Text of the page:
Obviously you can gather that a key aspect of my work is its political content. But I’ve always approached that work through polyvocality and the use of investigative documentary sources and practices. I never have just one voice and stance in my poems; they are always multiple and generated from large archives of collected research material. The book I have coming out in the spring is on Israel-Palestine and has only three phrases in it made by “me.” The rest is all collaged from human rights documents, books and other sources. Hence the reason that The Tolerance Project is framed as a collaborative project, where I have collected an archive of material to work with. I don’t believe in originality or the supremacy of the authorial voice. I agree with Walt Whitman that we each contain multitudes, multiple voices framed by our interactions with the various people, technologies, media and institutions that we deal with every day, and I let those multitudes be on the page.
I’m not sure if any of you has gone to my blog over the past six weeks since the start of the program. The blog was easy to find by googling me, and it was never meant to be a secret. The reason I have a blog is so that the 85 people who contributed to the project can see when I have used their donation in a poem. I have given every donor a barcode and post the barcodes used after the poem so they can check and see if their barcode has come up. They get barcodes not just to play up the DNA aspect of them contributing a poetic trace of themselves, but also so that the donors remain anonymous until the end of the project. This is intentional so that no one is distracted by reading the poem through the lens of a particular recognized author’s name. I truly see these poems as collaborations and have had some fascinating discussions regarding originality and subjectivity as a result of the comments made in the comments section of the blog and elsewhere. The blog encourages the public to make comments and give feedback on the poems, with the aim of my revising the poems based on cumulative feedback as an aspect of the final MFA thesis. I guess you could say it’s kind of a like a reality tv show for poets.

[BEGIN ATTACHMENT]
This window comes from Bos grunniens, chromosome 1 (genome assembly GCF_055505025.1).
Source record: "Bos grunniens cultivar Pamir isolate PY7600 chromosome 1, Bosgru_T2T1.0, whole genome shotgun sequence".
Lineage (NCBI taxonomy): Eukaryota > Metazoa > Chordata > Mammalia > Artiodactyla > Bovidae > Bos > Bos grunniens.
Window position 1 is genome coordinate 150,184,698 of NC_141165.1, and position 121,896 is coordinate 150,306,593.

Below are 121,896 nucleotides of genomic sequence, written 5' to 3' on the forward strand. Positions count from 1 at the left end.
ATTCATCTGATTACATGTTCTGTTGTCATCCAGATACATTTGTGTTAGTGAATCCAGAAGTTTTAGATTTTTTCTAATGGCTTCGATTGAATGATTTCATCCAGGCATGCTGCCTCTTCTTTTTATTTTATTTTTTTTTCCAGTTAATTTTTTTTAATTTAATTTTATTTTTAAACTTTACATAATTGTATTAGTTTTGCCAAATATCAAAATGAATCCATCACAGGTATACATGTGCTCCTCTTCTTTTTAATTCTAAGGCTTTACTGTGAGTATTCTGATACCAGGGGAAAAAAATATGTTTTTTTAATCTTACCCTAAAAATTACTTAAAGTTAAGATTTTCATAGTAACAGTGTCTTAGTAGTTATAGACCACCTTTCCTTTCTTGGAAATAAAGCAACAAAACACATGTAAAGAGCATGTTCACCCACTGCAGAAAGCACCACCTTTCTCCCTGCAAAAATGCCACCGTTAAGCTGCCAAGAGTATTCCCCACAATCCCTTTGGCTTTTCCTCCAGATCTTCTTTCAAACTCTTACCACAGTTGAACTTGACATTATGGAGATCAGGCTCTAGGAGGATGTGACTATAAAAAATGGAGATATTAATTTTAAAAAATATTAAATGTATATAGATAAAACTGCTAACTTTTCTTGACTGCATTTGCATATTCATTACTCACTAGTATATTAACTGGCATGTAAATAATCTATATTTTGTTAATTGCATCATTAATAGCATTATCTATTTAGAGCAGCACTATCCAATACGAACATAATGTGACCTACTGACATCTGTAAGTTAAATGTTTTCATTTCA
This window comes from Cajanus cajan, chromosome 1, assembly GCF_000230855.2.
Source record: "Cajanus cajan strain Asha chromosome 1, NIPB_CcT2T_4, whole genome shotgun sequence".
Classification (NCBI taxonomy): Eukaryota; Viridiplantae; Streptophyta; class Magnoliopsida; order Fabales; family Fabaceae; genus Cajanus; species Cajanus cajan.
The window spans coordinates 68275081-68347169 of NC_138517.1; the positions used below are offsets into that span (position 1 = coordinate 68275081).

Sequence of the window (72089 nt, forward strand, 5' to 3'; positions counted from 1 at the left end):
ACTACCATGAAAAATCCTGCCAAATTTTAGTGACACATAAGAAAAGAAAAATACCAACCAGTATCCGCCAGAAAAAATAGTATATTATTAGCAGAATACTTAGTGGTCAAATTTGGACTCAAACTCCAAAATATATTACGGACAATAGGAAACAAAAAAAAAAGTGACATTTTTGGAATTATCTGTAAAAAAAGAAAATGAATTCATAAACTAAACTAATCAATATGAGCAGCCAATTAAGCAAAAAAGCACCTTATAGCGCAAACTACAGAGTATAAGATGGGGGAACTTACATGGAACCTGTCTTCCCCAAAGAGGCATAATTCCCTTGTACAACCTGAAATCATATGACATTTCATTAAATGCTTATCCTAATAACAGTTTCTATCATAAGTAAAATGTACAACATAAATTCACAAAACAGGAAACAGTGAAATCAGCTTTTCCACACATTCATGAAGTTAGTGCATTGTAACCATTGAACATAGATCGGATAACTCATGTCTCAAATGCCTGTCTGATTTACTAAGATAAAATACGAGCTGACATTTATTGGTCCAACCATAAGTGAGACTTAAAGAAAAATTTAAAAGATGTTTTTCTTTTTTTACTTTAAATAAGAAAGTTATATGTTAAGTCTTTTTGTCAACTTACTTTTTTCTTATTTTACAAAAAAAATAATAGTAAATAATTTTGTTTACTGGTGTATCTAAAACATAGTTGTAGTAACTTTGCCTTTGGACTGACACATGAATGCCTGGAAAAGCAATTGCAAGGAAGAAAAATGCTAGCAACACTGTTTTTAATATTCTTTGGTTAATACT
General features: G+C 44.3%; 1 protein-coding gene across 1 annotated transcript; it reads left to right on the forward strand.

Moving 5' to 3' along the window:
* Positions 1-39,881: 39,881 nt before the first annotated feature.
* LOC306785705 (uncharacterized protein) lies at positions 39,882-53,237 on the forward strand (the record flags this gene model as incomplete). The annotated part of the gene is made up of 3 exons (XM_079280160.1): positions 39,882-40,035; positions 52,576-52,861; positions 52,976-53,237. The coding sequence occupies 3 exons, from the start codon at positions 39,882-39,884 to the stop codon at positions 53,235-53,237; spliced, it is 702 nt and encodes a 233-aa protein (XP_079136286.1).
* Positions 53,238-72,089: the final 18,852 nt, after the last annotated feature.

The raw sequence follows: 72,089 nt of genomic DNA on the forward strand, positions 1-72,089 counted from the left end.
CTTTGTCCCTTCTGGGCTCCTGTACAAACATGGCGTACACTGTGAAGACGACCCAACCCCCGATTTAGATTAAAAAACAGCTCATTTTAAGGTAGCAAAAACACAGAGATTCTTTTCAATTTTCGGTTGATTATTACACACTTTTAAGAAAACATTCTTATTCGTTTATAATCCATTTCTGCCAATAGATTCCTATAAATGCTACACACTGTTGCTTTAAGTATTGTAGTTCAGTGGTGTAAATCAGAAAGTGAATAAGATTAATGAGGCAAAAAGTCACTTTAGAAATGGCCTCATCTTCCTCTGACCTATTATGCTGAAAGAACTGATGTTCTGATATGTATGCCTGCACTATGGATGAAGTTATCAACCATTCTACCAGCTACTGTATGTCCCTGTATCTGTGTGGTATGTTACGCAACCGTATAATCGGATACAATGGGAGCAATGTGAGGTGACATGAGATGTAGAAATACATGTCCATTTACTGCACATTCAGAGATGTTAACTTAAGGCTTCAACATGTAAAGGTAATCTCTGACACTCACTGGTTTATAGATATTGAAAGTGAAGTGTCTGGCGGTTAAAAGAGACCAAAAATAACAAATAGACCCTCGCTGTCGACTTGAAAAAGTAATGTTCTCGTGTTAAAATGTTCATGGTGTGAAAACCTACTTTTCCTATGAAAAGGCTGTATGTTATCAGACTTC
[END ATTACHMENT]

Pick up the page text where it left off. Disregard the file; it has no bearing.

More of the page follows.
The key problem that seems to have arisen unbeknownst to me is regarding my taking the constructive criticism that you put on the poems I brought to class and putting this criticism on the blog in a completely anonymous form. I never assumed this would be a problem, and if there was a problem I assumed that people in the class who went to the blog would have told me. So for example, for the poem, “the Tradition,” the one on breastfeeding and all the chemicals in the milk, I wrote on the blog all of the workshop feedback I thought would be constructive to start with in terms of revising the poem. Here’s exactly what I wrote preceding that poem (btw, since this controversy I have taken down all the comments and we can discuss that more in a minute):